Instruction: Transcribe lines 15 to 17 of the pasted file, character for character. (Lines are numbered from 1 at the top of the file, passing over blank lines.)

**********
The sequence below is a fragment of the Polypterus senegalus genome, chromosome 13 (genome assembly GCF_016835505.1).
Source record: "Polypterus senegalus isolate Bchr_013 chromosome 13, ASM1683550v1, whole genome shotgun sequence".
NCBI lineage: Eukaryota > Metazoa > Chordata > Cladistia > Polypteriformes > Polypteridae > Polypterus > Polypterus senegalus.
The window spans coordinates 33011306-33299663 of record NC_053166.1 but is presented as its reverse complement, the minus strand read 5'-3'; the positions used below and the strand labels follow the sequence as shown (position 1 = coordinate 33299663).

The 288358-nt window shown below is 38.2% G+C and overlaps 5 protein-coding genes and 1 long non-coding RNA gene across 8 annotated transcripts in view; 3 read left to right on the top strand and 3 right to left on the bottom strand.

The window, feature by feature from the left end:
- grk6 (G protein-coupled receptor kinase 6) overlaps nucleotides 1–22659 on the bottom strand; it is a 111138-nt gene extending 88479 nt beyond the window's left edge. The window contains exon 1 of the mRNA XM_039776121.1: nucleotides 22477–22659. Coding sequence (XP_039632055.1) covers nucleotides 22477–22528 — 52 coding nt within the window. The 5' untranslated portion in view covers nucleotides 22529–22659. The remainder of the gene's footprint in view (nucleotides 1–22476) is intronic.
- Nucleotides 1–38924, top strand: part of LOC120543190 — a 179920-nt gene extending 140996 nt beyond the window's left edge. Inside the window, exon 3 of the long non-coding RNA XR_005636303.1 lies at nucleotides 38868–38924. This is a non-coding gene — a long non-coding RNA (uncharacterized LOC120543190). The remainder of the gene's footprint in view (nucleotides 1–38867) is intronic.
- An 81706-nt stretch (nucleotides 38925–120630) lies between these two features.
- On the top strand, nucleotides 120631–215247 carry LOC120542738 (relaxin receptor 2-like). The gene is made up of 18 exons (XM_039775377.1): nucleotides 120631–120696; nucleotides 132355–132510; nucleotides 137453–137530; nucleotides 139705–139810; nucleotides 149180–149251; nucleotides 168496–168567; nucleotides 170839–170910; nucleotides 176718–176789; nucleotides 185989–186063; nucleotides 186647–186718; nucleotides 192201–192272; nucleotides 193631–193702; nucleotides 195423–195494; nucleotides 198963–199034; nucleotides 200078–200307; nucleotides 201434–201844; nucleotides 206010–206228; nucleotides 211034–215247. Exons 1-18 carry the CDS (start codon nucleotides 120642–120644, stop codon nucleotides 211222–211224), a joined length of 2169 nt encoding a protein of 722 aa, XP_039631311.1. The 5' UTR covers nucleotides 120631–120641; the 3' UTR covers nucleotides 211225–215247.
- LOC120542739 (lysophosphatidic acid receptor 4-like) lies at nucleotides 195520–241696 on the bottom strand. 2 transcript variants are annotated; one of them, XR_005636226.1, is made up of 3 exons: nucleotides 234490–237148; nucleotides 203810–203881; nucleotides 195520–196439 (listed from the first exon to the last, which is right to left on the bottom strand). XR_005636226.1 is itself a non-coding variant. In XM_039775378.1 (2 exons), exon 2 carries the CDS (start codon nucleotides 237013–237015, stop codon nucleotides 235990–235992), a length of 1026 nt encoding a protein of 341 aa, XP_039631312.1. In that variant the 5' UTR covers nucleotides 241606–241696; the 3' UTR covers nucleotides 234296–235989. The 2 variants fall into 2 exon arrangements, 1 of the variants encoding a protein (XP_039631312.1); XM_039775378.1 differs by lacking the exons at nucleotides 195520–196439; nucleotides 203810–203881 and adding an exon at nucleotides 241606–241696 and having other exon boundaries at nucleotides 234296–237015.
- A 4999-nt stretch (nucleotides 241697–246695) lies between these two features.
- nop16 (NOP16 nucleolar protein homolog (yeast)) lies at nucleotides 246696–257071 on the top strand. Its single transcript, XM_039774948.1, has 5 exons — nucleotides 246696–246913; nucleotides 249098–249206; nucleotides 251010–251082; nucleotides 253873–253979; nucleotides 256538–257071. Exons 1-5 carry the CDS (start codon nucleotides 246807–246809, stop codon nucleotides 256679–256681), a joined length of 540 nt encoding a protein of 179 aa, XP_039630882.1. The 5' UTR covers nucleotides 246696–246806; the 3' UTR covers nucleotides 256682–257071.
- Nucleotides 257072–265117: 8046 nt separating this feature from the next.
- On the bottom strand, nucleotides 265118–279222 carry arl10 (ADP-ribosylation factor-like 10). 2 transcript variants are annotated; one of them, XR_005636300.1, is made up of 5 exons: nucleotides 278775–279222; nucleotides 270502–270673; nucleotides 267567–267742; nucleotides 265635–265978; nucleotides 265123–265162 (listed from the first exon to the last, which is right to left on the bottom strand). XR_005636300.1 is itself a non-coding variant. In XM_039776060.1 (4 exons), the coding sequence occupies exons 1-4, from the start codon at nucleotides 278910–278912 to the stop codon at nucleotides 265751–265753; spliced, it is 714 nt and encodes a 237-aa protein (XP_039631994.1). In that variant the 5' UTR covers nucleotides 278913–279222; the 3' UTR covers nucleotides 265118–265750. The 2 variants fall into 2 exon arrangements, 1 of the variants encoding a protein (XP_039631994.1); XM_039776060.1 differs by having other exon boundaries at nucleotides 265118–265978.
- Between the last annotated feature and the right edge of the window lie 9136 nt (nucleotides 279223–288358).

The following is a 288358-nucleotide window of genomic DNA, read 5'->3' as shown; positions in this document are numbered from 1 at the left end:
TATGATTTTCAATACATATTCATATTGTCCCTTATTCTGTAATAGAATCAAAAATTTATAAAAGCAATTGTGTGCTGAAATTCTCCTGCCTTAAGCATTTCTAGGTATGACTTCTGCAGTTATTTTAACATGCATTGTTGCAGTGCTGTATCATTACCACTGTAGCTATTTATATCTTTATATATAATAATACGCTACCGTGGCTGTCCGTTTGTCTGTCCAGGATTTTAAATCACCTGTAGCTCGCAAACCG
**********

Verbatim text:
- On the bottom strand, nucleotides 265118–279222 carry arl10 (ADP-ribosylation factor-like 10). 2 transcript variants are annotated; one of them, XR_005636300.1, is made up of 5 exons: nucleotides 278775–279222; nucleotides 270502–270673; nucleotides 267567–267742; nucleotides 265635–265978; nucleotides 265123–265162 (listed from the first exon to the last, which is right to left on the bottom strand). XR_005636300.1 is itself a non-coding variant. In XM_039776060.1 (4 exons), the coding sequence occupies exons 1-4, from the start codon at nucleotides 278910–278912 to the stop codon at nucleotides 265751–265753; spliced, it is 714 nt and encodes a 237-aa protein (XP_039631994.1). In that variant the 5' UTR covers nucleotides 278913–279222; the 3' UTR covers nucleotides 265118–265750. The 2 variants fall into 2 exon arrangements, 1 of the variants encoding a protein (XP_039631994.1); XM_039776060.1 differs by having other exon boundaries at nucleotides 265118–265978.
- Between the last annotated feature and the right edge of the window lie 9136 nt (nucleotides 279223–288358).

The following is a 288358-nucleotide window of genomic DNA, read 5'->3' as shown; positions in this document are numbered from 1 at the left end: